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Wednesday, May 25, 2016
My husband was told that he had a small lung nodule--detected during a CT scan when he was passing a small kidney stone. His doctor asked him if he is a smoker and since he is not, and since he is only 35, she told that he will have another CT in a year to see if the nodule is growing. He had a regular check-up recently and his regular blood test came out okay. (They didn`t check the sedimentation rate.) His grandfather and his uncle who were heavy smokers had lung cancer. There were other cancer patients in his family. What role do your genes play in this? My husband eats healthy, and exercises. His immune system seems to be strong. I cannot stop thinking about this nodule and this is affecting my life. As far as I understand, many people have lung nodules that are harmless. But lung nodules can be an early sign of lung cancer. What can we do to know more about this nodule other than waiting for another year?
Thank you for your question. Following the course of a lung nodule can be very stressful for patients. When evaluating a patient with a newly discovered lung nodule, there are several factors that we take into consideration. First and foremost, by looking at previous scans we can determine how long the nodule has been present. A nodule that has been present for greater than two years is often (but not always) benign. Secondly, we attempt to assess the risk of malignancy based on the patient's age, smoking history, family history, and history of malignancy and characteristics of the nodule itself (size, appearance). You are correct that given your husband's age and smoking history, he would fall into a lower risk category. The family history should be considered given that lung cancer is the result of a combination of environmental (e.g. cigarette smoke, diet, pollution) and genetic factors. There are established guidelines for timing of repeat imaging. These guidelines are based on the patient's risk factors and the characteristics of the nodule. In addition, there are other studies including nodule enhancement and PET scan that are sometimes used to further clarify risk for malignancy. I would suggest that you discuss further with your care provider.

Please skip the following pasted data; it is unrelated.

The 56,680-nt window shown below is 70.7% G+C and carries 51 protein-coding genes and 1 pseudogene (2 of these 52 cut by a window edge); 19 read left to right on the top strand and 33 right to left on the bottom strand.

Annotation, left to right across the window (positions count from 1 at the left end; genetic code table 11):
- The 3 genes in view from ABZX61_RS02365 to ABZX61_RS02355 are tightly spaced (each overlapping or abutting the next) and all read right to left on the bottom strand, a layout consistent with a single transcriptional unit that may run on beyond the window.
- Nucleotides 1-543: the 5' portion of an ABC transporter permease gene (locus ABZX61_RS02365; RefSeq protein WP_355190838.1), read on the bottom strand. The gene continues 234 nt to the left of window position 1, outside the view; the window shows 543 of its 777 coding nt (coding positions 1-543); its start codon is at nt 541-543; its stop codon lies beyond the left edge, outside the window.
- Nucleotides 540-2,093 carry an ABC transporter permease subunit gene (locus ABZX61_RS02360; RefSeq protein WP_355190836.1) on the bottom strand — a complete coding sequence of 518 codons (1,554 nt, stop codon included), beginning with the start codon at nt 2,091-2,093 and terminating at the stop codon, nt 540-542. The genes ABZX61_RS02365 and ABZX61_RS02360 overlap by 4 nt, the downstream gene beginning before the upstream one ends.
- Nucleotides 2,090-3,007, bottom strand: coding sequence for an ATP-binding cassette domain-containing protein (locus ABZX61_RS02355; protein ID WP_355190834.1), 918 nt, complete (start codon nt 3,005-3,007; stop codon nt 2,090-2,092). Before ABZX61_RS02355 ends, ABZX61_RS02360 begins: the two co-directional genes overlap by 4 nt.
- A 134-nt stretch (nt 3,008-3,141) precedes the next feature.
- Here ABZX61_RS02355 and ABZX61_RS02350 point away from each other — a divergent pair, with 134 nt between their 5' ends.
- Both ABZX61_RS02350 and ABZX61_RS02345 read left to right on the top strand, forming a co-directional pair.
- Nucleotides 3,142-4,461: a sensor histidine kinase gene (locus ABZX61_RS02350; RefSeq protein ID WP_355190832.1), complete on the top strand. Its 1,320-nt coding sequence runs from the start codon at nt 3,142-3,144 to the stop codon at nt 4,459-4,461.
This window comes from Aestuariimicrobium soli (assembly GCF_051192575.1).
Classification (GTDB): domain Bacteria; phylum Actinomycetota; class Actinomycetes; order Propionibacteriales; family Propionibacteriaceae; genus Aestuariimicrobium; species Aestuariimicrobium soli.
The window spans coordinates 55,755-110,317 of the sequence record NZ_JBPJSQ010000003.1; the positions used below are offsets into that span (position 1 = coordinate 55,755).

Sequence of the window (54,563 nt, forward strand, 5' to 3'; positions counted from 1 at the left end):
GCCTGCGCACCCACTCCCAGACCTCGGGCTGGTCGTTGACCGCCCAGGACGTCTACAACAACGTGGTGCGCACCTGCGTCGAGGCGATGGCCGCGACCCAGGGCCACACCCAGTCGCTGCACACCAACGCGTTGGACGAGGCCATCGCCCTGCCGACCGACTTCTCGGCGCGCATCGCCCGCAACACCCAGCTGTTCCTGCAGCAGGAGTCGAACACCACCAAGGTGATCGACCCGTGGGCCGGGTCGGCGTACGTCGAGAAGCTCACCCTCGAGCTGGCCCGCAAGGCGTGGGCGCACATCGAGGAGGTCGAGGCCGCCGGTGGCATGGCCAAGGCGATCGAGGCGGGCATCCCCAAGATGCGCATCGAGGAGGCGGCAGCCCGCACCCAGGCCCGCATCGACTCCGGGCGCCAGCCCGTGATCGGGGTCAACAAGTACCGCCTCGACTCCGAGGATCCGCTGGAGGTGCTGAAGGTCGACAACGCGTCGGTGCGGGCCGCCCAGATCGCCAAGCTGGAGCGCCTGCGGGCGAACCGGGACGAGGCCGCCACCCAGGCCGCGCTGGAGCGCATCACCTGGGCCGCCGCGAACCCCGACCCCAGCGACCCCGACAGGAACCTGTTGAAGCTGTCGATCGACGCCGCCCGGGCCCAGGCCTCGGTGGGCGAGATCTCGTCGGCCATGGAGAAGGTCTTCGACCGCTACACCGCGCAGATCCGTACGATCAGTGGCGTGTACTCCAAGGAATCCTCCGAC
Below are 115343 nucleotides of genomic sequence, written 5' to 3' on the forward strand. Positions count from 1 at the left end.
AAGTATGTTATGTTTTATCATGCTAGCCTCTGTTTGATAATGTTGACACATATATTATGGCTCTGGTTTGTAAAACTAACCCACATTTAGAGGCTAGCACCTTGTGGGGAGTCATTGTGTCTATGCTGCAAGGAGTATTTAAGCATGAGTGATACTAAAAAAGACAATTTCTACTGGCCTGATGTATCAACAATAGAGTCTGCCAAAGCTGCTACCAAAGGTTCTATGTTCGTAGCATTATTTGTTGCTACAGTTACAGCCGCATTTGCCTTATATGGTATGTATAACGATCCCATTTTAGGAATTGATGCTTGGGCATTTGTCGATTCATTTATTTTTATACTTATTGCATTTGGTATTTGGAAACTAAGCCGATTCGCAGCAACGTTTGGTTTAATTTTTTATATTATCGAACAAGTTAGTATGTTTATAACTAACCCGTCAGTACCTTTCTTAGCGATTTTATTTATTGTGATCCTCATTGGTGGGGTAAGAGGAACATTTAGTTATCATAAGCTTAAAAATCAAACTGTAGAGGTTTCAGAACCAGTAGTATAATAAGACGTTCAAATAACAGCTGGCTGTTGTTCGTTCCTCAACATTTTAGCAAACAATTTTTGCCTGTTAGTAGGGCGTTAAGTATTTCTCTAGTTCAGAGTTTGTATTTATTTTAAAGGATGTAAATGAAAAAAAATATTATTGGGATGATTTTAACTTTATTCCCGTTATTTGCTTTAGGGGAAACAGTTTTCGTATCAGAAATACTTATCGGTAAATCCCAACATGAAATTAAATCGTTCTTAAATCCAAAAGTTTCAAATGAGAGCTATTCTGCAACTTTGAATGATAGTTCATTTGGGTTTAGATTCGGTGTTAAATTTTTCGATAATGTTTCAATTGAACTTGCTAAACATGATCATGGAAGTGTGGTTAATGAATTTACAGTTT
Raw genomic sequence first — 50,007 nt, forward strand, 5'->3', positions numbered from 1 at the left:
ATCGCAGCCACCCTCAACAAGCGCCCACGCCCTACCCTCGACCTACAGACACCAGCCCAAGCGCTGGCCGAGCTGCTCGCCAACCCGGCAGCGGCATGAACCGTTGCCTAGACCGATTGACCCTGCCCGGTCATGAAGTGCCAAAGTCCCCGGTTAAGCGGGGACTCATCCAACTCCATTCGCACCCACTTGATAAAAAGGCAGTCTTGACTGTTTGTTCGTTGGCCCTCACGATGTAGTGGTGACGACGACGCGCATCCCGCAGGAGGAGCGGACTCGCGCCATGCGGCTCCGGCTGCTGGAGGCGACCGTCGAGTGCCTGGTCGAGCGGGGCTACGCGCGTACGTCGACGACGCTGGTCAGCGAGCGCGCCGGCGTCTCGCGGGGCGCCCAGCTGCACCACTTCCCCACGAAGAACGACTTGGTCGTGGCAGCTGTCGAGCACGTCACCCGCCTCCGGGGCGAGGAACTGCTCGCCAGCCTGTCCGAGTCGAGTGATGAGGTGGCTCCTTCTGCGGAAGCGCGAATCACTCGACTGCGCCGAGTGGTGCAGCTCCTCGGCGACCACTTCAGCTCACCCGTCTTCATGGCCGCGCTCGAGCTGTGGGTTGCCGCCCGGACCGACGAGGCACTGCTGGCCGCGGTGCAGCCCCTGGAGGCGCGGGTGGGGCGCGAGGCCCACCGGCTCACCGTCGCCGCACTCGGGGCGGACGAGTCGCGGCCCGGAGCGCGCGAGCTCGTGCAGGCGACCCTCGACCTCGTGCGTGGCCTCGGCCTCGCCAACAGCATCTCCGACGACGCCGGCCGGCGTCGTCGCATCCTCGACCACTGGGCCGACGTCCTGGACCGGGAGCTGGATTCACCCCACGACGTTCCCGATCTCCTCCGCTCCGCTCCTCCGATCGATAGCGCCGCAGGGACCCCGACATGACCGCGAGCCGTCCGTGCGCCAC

Patrick Nana-Sinkam, MD
Associate Professor of Pulmonary, Allergy, Critical Care & Sleep
College of Medicine
The Ohio State University